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Prepared Remarks by Richard Cordray in Sioux Falls, South Dakota

By Richard Cordray

Prepared Remarks by Richard Cordray
Director of the Consumer Financial Protection Bureau
Launch of the Financial Aid Comparison Shopper
Sioux Falls, South Dakota
April 11, 2012

Thank you and it is a pleasure to be here in Sioux Falls. I want to thank Chairman Johnson for inviting me to meet his constituents, for whom he advocates so well. I also thank him for his support of the Consumer Financial Protection Bureau’s disclosure and transparency efforts.

As you may know, my nomination to be the first director of the Consumer Bureau was before the Senate Banking Committee for many months. All during that time, it was reassuring to know that this man was watching over my fate, for he is respected on both sides of the aisle for his temperament and judgment. There are some positions in life where you are really glad that the person in them is firm but fair: teachers, parents, and committee chairmen. Fortunately, those words describe your own Senator Johnson.

At the Consumer Bureau, we are charged with making the consumer financial markets work for the American people. Markets work best when consumers have all the information they need to make the best decisions for themselves and their families.

Through our series of Know Before You Owe initiatives, we have worked hard to help consumers make smarter choices. From our simplified mortgage disclosure form to the college financial aid letter we worked with the Department of Education to conceptualize, these projects seek to provide consumers with greater understanding of the benefits and risks posed by financial products and to help them choose the product that works best for them.

So today I am pleased to announce our next Know Before You Owe initiative on student loans – the beta release of our Financial Aid Comparison Shopper. This new tool is an interactive, online platform designed to help families decide how much to borrow for higher education.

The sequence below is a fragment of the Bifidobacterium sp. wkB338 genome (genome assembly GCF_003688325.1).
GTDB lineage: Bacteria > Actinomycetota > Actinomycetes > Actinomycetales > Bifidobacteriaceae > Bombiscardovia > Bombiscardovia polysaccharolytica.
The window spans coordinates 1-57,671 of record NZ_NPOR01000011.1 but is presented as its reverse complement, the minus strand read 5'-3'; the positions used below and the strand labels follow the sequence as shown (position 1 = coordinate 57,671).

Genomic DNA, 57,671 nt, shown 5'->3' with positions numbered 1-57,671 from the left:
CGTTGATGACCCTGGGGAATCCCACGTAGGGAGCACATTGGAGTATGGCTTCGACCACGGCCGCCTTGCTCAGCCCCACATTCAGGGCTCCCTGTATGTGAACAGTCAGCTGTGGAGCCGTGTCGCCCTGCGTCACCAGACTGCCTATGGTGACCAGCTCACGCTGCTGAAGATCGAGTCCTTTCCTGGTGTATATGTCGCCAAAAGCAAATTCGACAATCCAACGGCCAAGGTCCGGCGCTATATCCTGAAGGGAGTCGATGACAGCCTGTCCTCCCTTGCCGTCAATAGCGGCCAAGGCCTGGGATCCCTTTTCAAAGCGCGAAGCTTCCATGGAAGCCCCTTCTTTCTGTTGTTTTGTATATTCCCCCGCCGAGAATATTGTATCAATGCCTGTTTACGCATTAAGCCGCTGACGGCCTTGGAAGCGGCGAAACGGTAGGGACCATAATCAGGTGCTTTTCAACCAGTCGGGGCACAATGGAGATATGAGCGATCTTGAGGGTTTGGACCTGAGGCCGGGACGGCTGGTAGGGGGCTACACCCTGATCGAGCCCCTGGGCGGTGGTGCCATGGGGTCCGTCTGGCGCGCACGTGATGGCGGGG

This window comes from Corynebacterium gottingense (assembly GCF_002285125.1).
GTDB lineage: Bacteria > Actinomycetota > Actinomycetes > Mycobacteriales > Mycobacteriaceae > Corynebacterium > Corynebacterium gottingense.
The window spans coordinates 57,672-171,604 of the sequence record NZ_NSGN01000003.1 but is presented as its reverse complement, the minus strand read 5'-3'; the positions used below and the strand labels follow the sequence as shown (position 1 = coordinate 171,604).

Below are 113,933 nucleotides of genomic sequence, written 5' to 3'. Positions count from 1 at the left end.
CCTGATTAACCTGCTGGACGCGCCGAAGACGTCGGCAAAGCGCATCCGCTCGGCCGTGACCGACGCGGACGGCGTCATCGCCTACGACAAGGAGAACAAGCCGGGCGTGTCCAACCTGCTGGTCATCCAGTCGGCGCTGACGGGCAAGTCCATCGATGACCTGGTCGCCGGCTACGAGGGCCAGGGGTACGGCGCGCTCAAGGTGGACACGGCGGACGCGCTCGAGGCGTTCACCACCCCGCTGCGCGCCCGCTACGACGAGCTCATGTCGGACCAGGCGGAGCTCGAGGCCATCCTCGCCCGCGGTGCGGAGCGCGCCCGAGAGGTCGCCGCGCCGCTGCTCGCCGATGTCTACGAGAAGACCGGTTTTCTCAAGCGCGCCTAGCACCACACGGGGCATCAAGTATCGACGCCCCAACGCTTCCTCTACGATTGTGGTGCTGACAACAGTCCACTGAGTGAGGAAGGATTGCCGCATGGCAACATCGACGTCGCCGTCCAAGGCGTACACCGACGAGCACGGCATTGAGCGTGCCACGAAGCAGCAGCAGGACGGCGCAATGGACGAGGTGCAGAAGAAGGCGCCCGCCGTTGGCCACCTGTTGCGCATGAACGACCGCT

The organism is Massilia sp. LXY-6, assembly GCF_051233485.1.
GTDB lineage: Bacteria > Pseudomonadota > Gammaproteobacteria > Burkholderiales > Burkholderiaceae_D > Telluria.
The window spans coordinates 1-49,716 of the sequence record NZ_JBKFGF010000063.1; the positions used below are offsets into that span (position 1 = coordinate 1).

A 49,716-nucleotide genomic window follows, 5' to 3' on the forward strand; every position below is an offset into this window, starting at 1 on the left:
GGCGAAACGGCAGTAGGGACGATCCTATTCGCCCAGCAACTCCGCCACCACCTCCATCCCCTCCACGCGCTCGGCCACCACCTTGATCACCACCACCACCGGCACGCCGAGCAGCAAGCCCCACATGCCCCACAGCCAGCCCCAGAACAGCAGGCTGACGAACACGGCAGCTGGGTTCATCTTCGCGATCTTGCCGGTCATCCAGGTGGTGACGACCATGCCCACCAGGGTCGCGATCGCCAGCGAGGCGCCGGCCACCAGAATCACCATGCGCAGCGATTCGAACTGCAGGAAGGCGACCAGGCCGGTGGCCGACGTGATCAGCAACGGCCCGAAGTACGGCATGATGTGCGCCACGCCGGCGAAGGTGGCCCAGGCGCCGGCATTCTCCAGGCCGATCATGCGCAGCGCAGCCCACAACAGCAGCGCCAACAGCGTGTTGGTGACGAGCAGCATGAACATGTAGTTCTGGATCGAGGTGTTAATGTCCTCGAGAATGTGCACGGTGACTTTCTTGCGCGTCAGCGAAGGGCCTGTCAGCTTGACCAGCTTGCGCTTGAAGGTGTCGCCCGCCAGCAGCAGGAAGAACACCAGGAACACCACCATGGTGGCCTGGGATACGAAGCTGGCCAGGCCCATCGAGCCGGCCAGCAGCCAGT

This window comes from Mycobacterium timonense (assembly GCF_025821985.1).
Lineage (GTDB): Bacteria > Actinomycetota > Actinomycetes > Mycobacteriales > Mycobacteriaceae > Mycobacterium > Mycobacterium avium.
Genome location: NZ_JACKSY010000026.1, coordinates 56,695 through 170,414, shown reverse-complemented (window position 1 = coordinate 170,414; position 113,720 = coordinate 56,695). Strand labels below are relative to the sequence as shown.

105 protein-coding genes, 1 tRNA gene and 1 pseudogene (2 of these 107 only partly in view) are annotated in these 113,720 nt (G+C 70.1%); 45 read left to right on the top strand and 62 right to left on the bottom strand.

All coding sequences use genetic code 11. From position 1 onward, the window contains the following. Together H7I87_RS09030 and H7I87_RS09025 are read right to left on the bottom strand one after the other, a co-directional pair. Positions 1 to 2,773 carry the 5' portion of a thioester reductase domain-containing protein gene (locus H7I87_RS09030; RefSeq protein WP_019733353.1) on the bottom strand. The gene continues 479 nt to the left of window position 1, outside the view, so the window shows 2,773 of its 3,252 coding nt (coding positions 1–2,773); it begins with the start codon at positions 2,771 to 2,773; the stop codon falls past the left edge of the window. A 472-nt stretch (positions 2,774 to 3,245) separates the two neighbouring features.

Choosing a school is a big responsibility – one that is too often made difficult by an inability to determine the impact of student loan debt. Our Financial Aid Comparison Shopper removes a lot of guesswork from the equation, enables students to compare financial offers side by side, and gives them the important information they need to know before they owe.

April is the peak time when colleges and other schools send out their letters of acceptance. About 1.5 million students will sift through 5 million letters this year. But acceptance does not end the process. For millions of American families, they also need to determine how to make ends meet when it comes to paying for higher education. For these families, it can be difficult to understand the costs, to evaluate loan options, and to figure out how much debt to take on when financial aid information is jargon-filled and usually unique to the institution sending it.

The Financial Aid Comparison Shopper helps families make smarter choices by allowing parents and students to take the information they already have, along with data compiled by the federal government, and leverage it. The idea is to obtain personalized, direct comparisons of the costs of attendance for each school in a clear, easy-to-understand presentation.